Airport ‘77 Yet another star studded airplane disaster movie from the series that  began with Airport and came to an end at the end of the decade with Airport '79.  I mostly remember this one ended up with the plane underwater and featured Jack Lemmon, Jimmy Stewart and (of course) George Kennedy as Joe Patroni!

George Kennedy is Joe Patroni in one of the Airport movies

2 Andy Warhol’s Bad-If you had to put an Andy Warhol film in the 1001 book, I'd pick this low budget sex and drug film over Vinyl. But then again I'd probably pick anything over Vinyl.

The Bad News Bears in Breaking Training-Original movie should have had a no sequel/no remake rule.

4 The Exorcist II-Technically, I never saw this sequel, I admit. But I remember my father and brother went to see it and elaborately described in detail how truly awful it was as soon as they got home. I've always thought of this discussion as a viewing deterrent to this film even all these years later.

5 The Deep- Despite being an elaborate production based on a Peter Benchley story, the most people seem to remember from this is Jacqueline Bisset in a wet T-shirt...I'm sorry, what were we talking about again?

Jacqueline Bisset's T-shirt in The Deep
6 Fun With Dick and Jane-Fun (as the title suggests) comedy with Jane Fonda and George Segal and I also liked the catchy theme song. And Ed McMahon's rare supporting role allowed Johnny Carson to make jokes about it for years.

7 The Goodbye Girl-David Gates supplied the theme for this Neil Simon film that was played often on the radio in 1977. The film itself won Richard Dreyfuss won the Oscar, but shouldn't he have gotten this for Close Encounters of the Third Kind if you were going to give him one for that year?

8 The Island of Dr. Moreau-Another version of the H. G. Wells novel. This one has Burt Lancaster as the doctor. That's about all I got for this one...Oh, yeah. Barbara Carrera!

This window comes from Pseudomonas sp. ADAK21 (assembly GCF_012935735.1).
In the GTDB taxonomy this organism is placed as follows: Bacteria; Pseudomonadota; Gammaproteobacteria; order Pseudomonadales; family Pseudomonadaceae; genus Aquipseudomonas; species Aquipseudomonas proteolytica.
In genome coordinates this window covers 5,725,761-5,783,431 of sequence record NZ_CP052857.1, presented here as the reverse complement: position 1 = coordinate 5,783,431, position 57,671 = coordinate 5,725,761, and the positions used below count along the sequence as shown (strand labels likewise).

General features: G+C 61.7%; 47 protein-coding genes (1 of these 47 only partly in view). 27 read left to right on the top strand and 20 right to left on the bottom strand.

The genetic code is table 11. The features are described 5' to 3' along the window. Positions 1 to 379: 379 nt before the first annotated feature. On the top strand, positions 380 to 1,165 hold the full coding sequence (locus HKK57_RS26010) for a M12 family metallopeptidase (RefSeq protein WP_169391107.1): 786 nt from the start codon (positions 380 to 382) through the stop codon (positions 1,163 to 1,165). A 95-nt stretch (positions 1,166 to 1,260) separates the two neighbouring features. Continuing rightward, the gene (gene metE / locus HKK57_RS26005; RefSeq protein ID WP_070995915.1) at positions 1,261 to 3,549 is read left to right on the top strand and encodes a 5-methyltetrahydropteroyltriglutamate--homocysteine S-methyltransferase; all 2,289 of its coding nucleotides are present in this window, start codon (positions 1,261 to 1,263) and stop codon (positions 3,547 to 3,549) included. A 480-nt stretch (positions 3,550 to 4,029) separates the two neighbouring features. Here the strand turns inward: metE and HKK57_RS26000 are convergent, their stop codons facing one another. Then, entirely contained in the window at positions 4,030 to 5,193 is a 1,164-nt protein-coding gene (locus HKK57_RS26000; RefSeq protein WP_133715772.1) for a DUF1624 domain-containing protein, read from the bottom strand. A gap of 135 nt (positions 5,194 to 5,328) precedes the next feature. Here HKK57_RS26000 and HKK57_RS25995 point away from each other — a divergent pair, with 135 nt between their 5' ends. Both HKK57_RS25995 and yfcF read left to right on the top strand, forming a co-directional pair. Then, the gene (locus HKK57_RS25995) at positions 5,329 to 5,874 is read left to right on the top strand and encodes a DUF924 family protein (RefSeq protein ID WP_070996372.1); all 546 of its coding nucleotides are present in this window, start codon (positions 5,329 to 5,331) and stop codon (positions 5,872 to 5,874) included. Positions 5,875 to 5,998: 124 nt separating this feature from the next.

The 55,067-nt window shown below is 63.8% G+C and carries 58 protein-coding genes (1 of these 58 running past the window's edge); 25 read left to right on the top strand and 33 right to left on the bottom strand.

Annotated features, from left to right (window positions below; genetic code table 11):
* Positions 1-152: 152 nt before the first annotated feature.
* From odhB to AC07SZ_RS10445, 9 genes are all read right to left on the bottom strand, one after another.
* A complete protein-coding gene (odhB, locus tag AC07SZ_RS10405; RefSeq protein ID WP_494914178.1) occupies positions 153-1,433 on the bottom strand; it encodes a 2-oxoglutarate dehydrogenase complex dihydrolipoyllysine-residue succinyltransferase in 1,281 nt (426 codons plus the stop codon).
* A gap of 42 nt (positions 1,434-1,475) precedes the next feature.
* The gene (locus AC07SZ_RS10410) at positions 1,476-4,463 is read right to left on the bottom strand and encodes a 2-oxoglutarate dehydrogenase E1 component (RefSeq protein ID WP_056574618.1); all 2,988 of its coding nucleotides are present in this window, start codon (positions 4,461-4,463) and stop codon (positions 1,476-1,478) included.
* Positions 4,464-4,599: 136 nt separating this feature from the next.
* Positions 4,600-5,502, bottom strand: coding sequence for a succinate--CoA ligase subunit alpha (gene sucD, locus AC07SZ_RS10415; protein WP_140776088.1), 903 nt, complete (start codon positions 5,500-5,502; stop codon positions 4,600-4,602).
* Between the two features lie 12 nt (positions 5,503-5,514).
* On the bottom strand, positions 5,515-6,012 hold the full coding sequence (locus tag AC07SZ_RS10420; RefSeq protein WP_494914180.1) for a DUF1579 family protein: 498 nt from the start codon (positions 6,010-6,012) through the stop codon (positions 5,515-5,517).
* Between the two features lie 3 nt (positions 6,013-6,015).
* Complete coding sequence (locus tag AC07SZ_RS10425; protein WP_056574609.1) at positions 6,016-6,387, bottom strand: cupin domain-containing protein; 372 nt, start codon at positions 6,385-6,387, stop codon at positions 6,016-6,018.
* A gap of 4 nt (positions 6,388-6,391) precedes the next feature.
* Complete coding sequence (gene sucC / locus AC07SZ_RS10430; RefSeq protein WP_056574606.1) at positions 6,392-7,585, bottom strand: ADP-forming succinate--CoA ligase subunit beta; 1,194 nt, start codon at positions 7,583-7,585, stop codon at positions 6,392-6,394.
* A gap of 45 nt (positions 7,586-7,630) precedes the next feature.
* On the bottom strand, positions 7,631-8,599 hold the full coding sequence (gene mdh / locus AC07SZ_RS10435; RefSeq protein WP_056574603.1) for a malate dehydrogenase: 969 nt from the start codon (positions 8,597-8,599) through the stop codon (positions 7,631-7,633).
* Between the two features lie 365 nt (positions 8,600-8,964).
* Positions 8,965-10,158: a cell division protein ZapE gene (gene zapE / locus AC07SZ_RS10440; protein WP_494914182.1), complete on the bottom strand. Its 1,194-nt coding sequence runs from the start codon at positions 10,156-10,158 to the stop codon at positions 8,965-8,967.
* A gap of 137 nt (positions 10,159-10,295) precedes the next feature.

Barbara Carerra and the "Beast Folk" in
Island of Dr. Moreau
9 Oh, God-A very likable comedy about an everyman who becomes the chosen one that is spoken to by God who tells him to spread the word in modern day California. John Denver and George Burns (as God) make an engaging team. Paul Sorvino is also memorable as a corrupt televangelist. 

10 High Anxiety-Another favorite Mel Brooks movie with countless and mostly funny Alfred Hitchcock references.
Mel Brooks Vertigoesque spinning always made me laugh.
11 Pumping Iron-Documentary on the Mr. Universe pageant that introduced many of us to Arnold Schwarzenegger and Lou Ferrigno, Spoiler: Arnold wins! 

12 The Rescuers-Didn't see this cute little Disney mouse flick until years later when I watched this on video with my children...about fifty times.

13 Semi-Tough-Probably the best 70's football movie not titled North Dallas Forty.

14 The Serpent’s Egg-Bergman's somewhat infamous English language film during his exile from Sweden is actually pretty good.

15 Slap Shot-Probably the best 70's hockey movie period! Who could forget the Hansen Brothers?

The Hansens take no prisoners in Slap Shot
16 Looking for Mr. Goodbar-I actually remember this movie based on a novel of he same name about a teacher who during the night exhibits high risk sexual behavior as being one of Diane Keaton's best roles.

17 The Spy Who Loved Me-Might be the best of the Roger Moore Bond movies. Introduced us to Jaws, the best Bond villain stooge not named Oddjob.

18 Smokey and the Bandit-The most popular (if not necessarily the best) Burt Reynolds vehicle of he decade.

19 Viva Knievel!-This marked the first starring role for stunt daredevil Evel Knievel. This also marked the last starring role for stunt daredevil Evel Knievel.

Red Buttons tries to dissuade Gene Kelly from leaving
the set of Viva Knievel!
20 Cross of Iron-I just watched this Sam Peckinpah World War II film for the first time. I'm glad I did. It's really a fine war film and deserves its place in the Peckinpah canon along with The Wild Bunch, Straw Dogs and Bring Me the Head of Alfredo Garcia. Interesting that the film (based on a novel) is from the German point of view and gives a lot of war movie cliches such as the moral ambiguities of war a fresh coat of paint...At least from a point of view I haven't seen before or at least very often. A similar German point of view was used a few years later in Das Boot.

James Coburn as a German (work with me here!) platoon
leader in Cross of Iron

Don't stop believing in tomorrow, 1978 will soon be here.